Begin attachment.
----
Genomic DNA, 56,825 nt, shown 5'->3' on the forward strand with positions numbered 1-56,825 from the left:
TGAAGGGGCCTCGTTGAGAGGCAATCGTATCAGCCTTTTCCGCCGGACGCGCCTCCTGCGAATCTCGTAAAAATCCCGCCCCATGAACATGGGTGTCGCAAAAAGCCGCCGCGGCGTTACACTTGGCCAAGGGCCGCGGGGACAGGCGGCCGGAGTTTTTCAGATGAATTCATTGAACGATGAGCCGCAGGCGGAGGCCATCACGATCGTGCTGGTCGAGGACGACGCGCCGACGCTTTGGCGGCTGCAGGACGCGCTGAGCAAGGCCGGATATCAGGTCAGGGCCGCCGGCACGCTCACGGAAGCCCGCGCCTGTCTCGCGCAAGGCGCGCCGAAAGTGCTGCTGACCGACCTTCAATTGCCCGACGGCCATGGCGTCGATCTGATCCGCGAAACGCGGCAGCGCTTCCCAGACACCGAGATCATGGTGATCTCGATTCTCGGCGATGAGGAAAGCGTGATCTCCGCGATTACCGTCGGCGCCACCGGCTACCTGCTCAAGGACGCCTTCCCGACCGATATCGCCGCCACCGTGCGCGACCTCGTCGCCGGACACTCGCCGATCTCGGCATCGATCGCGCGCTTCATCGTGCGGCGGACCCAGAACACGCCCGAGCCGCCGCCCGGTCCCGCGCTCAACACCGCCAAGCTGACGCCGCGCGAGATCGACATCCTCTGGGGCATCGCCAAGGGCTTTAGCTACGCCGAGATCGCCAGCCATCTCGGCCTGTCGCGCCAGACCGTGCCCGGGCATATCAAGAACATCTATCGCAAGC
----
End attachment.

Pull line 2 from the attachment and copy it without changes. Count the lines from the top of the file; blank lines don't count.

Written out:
TGAAGGGGCCTCGTTGAGAGGCAATCGTATCAGCCTTTTCCGCCGGACGCGCCTCCTGCGAATCTCGTAAAAATCCCGCCCCATGAACATGGGTGTCGCAAAAAGCCGCCGCGGCGTTACACTTGGCCAAGGGCCGCGGGGACAGGCGGCCGGAGTTTTTCAGATGAATTCATTGAACGATGAGCCGCAGGCGGAGGCCATCACGATCGTGCTGGTCGAGGACGACGCGCCGACGCTTTGGCGGCTGCAGGACGCGCTGAGCAAGGCCGGATATCAGGTCAGGGCCGCCGGCACGCTCACGGAAGCCCGCGCCTGTCTCGCGCAAGGCGCGCCGAAAGTGCTGCTGACCGACCTTCAATTGCCCGACGGCCATGGCGTCGATCTGATCCGCGAAACGCGGCAGCGCTTCCCAGACACCGAGATCATGGTGATCTCGATTCTCGGCGATGAGGAAAGCGTGATCTCCGCGATTACCGTCGGCGCCACCGGCTACCTGCTCAAGGACGCCTTCCCGACCGATATCGCCGCCACCGTGCGCGACCTCGTCGCCGGACACTCGCCGATCTCGGCATCGATCGCGCGCTTCATCGTGCGGCGGACCCAGAACACGCCCGAGCCGCCGCCCGGTCCCGCGCTCAACACCGCCAAGCTGACGCCGCGCGAGATCGACATCCTCTGGGGCATCGCCAAGGGCTTTAGCTACGCCGAGATCGCCAGCCATCTCGGCCTGTCGCGCCAGACCGTGCCCGGGCATATCAAGAACATCTATCGCAAGC